Littles and I - The Homecoming
Created by Vidyashree Rai Updated on Oct 21, 2019
The nine months that you spend with your baby when it’s inside you, do not in any way prepare you for when it comes out. Suddenly, what you owned completely now belongs to the world! You feel a whole lot of emotions but the one strongest feeling is that of loss. Loss of weight (literally), loss of a sense of possession and a definite loss of control.
I had a caesarian delivery, and spent the first week in the nursing home. LITTLES was looked after primarily by the nurses; they brought her to me for her feeds. It seemed easy. She was bathed in the nursery, her diapers were changed by them, she was given her vitamins and calcium on time and the pediatrician came to look her up once a day. I got my time and space to deal with the physical pain and to sleep.
We were discharged from the nursing home after a week. In the midst of torrential rains we brought LITTLES home. It was just the two of us, my husband and me; circumstances had ensured that neither of our parents could be with us.
I entered the house and got busy settling things and making the bed for LITTLES. And then my husband said “Maybe we should check her diaper”. I said “Sure”. I opened the diaper and brought a new one to change, and then froze. I didn’t know how to change diapers! They had taught us everything in the prenatal classes and changing a diaper is not rocket science, but I just couldn’t. It reminded me of my math exams--when I would completely blank out despite knowing how to solve a theorem. Tears rolled down, as I thought about my inadequacy as a mother. What kind of a mother does not know how to change diapers? She was better off inside my tummy. I controlled everything. Now, I have to start from scratch and make this whole new, difficult journey of motherhood. The first few hours at home were spent crying, laughing hysterically and stressing. Thankfully my best friend came to spend the night and M (my husband) and she took over. LITTLES had slept off, so I was given my dinner and medicines and made to sleep too. I must sleep when she sleeps, I was told.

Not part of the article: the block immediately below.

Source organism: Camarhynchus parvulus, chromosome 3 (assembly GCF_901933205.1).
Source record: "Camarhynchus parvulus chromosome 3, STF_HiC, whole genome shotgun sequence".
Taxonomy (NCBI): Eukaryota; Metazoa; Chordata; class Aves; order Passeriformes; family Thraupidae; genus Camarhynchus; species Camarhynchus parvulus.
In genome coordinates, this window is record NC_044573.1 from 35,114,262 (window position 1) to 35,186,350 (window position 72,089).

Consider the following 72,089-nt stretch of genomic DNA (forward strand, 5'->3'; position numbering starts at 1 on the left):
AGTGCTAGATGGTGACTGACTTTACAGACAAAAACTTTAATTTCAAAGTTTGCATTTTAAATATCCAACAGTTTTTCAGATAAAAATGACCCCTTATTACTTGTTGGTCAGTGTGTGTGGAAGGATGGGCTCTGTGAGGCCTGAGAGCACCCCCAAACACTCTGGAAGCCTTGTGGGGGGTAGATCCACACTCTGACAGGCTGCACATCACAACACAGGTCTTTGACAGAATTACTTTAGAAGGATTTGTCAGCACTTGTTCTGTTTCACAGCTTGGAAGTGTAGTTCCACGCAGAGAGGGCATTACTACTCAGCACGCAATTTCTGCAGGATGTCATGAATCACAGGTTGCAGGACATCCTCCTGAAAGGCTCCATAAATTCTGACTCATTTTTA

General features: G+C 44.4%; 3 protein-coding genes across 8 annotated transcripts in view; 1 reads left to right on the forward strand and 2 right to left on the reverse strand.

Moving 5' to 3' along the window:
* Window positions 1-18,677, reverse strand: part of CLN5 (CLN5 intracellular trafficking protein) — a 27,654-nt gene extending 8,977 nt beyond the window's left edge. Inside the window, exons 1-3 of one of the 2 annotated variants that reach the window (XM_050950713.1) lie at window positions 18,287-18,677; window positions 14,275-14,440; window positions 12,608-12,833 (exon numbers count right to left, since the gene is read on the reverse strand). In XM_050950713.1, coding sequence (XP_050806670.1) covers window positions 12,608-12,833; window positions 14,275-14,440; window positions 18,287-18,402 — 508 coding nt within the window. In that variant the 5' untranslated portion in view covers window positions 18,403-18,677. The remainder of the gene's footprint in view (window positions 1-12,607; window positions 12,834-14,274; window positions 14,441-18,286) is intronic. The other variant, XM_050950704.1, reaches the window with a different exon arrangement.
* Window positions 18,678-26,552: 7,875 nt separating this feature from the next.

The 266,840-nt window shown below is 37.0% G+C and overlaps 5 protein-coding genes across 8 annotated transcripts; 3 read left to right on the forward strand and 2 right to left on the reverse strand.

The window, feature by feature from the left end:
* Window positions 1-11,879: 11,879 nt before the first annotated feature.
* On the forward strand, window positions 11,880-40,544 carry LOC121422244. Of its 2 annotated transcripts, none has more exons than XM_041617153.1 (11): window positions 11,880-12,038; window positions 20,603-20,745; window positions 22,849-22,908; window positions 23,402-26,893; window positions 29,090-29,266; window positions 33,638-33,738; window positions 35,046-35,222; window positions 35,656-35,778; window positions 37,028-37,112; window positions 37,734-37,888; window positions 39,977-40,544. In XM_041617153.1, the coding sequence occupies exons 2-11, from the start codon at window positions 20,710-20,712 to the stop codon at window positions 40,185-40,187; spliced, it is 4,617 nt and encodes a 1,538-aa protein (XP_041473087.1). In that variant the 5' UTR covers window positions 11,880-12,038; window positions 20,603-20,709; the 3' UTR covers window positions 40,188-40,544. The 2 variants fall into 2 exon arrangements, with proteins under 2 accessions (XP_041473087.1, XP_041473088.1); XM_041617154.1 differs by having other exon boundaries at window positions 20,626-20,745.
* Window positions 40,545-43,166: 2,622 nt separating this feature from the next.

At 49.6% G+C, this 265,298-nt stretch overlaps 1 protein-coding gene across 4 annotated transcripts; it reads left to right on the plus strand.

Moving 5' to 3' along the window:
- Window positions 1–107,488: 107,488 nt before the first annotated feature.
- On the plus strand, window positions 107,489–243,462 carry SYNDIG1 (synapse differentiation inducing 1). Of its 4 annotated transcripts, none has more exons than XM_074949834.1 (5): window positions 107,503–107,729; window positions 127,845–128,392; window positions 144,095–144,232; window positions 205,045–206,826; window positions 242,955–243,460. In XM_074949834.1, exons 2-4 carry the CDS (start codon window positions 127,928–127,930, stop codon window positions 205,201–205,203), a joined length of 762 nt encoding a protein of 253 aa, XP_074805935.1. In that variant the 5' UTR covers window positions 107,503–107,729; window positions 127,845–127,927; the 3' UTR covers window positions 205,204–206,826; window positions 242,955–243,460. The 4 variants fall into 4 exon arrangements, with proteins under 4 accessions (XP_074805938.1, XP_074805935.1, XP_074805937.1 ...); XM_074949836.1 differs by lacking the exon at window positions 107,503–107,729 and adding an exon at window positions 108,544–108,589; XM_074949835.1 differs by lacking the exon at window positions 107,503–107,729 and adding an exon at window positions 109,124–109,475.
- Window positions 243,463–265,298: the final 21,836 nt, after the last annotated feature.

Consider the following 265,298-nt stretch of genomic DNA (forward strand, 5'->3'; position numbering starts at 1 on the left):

As I lay in bed wide awake and alone, I turned to look at her--LITTLES smiled at me, in her sleep. Almost like she wanted to say “Amma, don’t worry, I am there na- Your Little Best Friend?”
I dozed off, smiling too.
But that special homecoming, taught me a few lessons in mom-smartness. I am sharing them here
Things to Remember:
Some things parents-to-be can keep ready before bringing the baby home:
1. All basic baby clothes, linen, diapers, toiletries: Keep everything washed and ironed and ready at least two weeks before the date of delivery.
2. Remember to air the house really well: in case it has been locked up while you were all at the hospital. Maybe someone can come a few hours before the baby comes home and open out all doors and windows. Also, get the baby bed made ready—clean and safe.
3. Keep a plastic trolley ready on the bed-side: This is a trolley with all the basic baby stuff. Some diapers, wipes, a bottle of water, tissues and other things required to clean the baby, basic medicines for the newborn, and some snacks for the mother etc.
4. Keep the house mosquito free: Buy mosquito repellents for each room beforehand. Also, ensure the baby has his own little mosquito net ready.
| Oct 28, 2015
Very nice blog. It is called post natal depression. And I also suffered from it for first 7 days after coming home. My mother and MIL both were there with me, still I used to cry for the whole day for the several reasons or sometimes for no reason. Sometimes baby doesn't take feed, or baby cries and cries, sometimes baby doesn't sleep or sometimes only sleeps.....